|Matthew Henry's Concise Commentary|
27:11-25 Having no malice against Jesus, Pilate urged him to clear himself, and laboured to get him discharged. The message from his wife was a warning. God has many ways of giving checks to sinners, in their sinful pursuits, and it is a great mercy to have such checks from Providence, from faithful friends, and from our own consciences. O do not this abominable thing which the Lord hates! is what we may hear said to us, when we are entering into temptation, if we will but regard it. Being overruled by the priests, the people made choice of Barabbas. Multitudes who choose the world, rather than God, for their ruler and portion, thus choose their own delusions. The Jews were so bent upon the death of Christ, that Pilate thought it would be dangerous to refuse. And this struggle shows the power of conscience even on the worst men. Yet all was so ordered to make it evident that Christ suffered for no fault of his own, but for the sins of his people. How vain for Pilate to expect to free himself from the guilt of the innocent blood of a righteous person, whom he was by his office bound to protect! The Jews' curse upon themselves has been awfully answered in the sufferings of their nation. None could bear the sin of others, except Him that had no sin of his own to answer for. And are we not all concerned? Is not Barabbas preferred to Jesus, when sinners reject salvation that they may retain their darling sins, which rob God of his glory, and murder their souls? The blood of Christ is now upon us for good, through mercy, by the Jews' rejection of it. O let us flee to it for refuge!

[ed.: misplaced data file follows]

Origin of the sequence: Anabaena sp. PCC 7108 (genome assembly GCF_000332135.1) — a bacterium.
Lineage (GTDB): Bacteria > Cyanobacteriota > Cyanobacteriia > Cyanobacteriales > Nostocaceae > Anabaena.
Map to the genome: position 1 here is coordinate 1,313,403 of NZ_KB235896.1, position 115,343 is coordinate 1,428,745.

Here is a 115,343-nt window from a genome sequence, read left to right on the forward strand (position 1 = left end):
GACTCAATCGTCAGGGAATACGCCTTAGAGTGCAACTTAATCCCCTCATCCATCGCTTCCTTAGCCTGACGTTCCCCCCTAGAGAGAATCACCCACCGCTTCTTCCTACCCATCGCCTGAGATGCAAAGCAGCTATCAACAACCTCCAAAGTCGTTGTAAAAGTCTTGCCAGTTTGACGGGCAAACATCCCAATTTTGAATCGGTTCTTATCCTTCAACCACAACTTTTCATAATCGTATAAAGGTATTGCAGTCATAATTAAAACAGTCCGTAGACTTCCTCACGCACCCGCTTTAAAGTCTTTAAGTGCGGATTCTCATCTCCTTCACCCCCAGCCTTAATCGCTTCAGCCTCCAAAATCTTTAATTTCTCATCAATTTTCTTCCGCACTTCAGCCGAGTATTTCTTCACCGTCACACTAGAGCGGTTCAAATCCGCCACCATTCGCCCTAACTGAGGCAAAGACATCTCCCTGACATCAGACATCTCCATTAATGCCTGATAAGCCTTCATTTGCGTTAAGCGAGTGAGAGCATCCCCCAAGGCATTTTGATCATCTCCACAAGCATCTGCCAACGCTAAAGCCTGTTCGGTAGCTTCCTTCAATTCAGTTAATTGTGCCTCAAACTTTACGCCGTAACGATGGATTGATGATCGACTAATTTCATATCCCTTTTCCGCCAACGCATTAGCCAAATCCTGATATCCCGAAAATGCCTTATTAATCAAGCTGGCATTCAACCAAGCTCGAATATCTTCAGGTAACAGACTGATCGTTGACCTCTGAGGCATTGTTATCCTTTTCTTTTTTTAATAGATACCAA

Verse 18. - For he knew. He had recourse to this expedient because he was well acquainted with the motives which led the Sanhedrists to desire his death. They had shown their envy of Christ's influence with the people; they were jealous of his reputation and success; grudged him his marvellous powers; were embittered by his attacks on rabbinism, and the undermining of their popularity. Pilate saw much of this; he penetrated behind their flimsy pretence of averting some possible danger from the Roman dominion, and he laboured in this indirect way to save the victim of this vindictive plot. Of course, Pilate could not fully appreciate Christ's character, nor enter into the question of his supernatural claims; he saw only that he was brought before him from the basest motives, that no real offence was proved against him, and that no fear could be entertained of his heading a popular tumult.
Gill's Exposition of the Entire Bible
For he knew that for envy they had delivered him. He saw in their countenances, and by their charges against him, and by the whole of their conduct, that it was not out of any regard to Caesar, or to the peace and tranquillity of the civil government, or to strict justice; but from envy, at his popularity, at his fame and credit, the honour, glory, and applause he had among the people, on account of his doctrine, and miracles, that they had delivered him up into his hands; and therefore Pilate might the rather hope to succeed in this scheme of his to release him, by proposing him with so notorious a person to the populace, when the one, as he might reasonably judge, was abhorred by them, and the other had got great credit and esteem among a large number of them. The Persic version here adds the people's answer; "they answered, release Barabbas, but deliver Jesus to us".
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